Dr. McCartie:   Weill Cornell Medicine has been offering video visits for patients long before the pandemic hit, but with the sudden need to limit the number of patients in our offices—especially those who were having symptoms of illness—we greatly expanded access to our doctors via telehealth. These video visits were available to families isolating at home and not feeling safe to travel let alone enter a doctor’s office. It also allowed us to provide continuity of care for our patients who had temporarily located outside of the city. Now that we’re welcoming all patients back to the office, another important way that we’ve been using the tool of telemedicine is to screen patients before they come in. If children are having symptoms of illness or need a screening test for COVID, we see them first by way of a video visit to help decide if they need to be seen in person. If so, whether they can come in during regular office hours or at the end of the day when we’re seeing sick children.

Host:   So then let’s talk about the importance of keeping up on this routine care for the whole family and especially at this time. Tell us about that, and what are the most important components of an annual wellness exam.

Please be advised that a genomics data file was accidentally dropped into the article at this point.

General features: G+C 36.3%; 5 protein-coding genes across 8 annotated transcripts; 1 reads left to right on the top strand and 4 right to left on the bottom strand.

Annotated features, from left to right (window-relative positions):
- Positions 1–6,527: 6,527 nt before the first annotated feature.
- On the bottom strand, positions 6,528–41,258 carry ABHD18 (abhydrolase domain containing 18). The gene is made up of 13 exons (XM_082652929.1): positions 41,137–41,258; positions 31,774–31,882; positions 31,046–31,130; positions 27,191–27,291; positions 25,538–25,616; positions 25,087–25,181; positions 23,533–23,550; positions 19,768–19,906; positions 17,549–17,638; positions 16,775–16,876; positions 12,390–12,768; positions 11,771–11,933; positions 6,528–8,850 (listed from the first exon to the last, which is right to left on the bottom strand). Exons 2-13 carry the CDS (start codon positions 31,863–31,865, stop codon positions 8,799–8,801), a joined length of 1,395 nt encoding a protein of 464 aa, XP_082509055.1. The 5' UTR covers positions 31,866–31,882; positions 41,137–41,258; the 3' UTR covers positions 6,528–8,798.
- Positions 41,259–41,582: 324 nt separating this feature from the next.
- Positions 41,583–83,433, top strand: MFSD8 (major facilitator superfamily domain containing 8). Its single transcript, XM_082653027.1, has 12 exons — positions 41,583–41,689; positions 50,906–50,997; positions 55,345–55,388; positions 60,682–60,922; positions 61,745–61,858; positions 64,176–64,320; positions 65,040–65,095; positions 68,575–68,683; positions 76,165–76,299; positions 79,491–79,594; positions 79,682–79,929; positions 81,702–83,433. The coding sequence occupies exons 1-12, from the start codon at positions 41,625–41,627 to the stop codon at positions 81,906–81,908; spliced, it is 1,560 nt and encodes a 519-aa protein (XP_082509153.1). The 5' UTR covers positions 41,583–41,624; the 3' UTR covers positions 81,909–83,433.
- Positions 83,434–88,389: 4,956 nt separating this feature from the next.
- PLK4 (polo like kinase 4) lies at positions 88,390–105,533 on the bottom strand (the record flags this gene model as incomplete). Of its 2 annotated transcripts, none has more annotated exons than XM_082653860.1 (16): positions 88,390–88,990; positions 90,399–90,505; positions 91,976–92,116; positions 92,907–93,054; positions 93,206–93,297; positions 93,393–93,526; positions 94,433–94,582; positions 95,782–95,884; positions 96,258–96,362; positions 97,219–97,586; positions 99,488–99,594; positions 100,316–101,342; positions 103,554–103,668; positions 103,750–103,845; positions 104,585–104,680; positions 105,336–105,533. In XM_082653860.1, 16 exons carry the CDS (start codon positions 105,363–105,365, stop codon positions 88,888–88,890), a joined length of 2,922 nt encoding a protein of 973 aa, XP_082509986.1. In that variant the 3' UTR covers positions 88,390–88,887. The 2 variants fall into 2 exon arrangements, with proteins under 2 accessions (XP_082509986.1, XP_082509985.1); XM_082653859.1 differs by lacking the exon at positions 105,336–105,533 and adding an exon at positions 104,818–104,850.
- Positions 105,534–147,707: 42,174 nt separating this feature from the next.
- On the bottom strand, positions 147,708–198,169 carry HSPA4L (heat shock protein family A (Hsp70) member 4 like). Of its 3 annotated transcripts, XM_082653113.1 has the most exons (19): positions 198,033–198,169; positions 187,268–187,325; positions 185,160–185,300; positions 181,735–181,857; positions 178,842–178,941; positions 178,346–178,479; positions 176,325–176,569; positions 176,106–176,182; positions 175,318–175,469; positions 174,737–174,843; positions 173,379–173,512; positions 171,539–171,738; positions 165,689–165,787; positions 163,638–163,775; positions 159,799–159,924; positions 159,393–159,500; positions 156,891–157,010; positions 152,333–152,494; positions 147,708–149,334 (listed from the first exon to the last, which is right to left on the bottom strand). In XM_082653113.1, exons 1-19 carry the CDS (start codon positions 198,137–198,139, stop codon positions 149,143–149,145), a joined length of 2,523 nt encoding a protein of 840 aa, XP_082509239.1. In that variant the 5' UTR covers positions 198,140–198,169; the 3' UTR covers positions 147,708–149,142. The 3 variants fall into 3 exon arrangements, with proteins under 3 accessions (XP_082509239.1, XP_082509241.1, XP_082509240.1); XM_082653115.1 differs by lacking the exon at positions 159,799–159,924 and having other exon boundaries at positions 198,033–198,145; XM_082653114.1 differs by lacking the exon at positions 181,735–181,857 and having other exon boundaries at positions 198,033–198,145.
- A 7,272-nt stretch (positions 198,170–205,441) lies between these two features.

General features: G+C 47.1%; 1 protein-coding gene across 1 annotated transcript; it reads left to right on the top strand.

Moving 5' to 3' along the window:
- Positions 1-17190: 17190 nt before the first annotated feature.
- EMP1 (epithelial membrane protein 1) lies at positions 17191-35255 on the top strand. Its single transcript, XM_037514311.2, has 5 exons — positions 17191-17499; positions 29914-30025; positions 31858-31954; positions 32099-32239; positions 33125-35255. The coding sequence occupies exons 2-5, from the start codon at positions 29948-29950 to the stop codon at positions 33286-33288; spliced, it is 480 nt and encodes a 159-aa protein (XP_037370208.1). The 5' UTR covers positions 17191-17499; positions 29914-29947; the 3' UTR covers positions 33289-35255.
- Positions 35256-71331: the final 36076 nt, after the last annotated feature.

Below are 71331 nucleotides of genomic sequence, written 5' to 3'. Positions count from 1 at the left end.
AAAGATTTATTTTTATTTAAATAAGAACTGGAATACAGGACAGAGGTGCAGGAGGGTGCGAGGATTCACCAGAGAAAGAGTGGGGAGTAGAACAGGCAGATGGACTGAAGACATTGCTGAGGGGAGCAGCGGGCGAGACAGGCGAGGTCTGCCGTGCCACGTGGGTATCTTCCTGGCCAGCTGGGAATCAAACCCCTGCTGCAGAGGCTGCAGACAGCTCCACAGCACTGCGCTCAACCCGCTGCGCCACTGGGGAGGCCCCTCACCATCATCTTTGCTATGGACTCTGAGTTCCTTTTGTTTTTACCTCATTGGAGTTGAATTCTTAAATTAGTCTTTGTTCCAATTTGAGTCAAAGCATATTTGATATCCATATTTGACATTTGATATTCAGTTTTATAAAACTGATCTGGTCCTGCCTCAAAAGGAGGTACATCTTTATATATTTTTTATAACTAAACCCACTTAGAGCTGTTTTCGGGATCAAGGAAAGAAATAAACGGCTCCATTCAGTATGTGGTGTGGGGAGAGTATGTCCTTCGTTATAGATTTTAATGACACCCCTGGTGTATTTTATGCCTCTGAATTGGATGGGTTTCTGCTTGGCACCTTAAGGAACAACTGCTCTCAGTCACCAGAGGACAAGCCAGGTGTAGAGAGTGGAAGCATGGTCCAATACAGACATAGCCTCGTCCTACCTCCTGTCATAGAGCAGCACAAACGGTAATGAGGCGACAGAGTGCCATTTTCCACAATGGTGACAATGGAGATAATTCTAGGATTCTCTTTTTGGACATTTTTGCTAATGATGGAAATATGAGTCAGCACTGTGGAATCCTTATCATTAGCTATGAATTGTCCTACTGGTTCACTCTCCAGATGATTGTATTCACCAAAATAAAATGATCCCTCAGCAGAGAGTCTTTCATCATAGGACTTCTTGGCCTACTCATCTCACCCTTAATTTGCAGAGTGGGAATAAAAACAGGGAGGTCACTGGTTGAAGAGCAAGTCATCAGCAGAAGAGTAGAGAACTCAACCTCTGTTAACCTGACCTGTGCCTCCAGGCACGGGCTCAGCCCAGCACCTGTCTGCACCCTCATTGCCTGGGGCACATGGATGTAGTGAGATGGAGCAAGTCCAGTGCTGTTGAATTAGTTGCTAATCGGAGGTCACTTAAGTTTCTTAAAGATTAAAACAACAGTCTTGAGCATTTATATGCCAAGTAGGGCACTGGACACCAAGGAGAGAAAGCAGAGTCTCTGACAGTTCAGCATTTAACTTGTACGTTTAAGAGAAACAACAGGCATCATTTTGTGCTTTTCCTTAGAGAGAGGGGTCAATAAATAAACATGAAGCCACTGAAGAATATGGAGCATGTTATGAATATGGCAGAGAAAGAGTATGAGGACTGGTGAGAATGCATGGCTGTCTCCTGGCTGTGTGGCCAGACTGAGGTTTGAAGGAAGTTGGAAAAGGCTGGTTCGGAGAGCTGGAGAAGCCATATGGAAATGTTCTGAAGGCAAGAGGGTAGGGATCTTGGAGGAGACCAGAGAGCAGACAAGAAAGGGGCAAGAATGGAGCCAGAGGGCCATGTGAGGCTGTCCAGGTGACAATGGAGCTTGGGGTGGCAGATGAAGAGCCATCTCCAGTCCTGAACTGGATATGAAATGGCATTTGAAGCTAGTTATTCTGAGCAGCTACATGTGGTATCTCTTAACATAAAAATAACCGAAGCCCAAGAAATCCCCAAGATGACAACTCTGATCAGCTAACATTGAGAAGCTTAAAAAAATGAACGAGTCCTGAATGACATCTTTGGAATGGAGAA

Dr. McCartie:   Well, primary care physicians are always focused on the promotion of wellness and the prevention of illness and injury. Regular office visits for routine care help to identify potential problems before they become major health issues. At a time where we’re all focused on staying well and staying safe, keeping up with routine care can help avoid the need for emergency care. Keeping up with routine immunizations helps avoid easily preventable diseases. The last thing we need during the upcoming winter is a measles outbreak or a bad flu season. Timely routine vaccination is the key to preventing those possibilities. An annual wellness exam and the checkups that we do at even more frequent interval for infants and toddlers include a complete head to toe physical exam, measurements of height and weight, and assessment of development, screenings of vision and hearing. There’s also a variety of age specific screenings. So in infants and toddlers we screen for anemia, lead poisoning, and autism. In older children and teens, we screen for depression and behavioral issues. We also offer anticipatory guidance with tips on nutrition and safety.

Host:   Well, thank you for telling us why it’s so important that people come in for this type of visits because it’s a very comprehensive type of doctor’s appointment. It really is. So as people may be nervous, doctor, about coming in, tell us about some of the safety precautions that you're doing that Weill Cornell Medicine has in place now to assure patients that it’s safe. You mentioned a few of them before but reiterate that because I think it’s such an important point.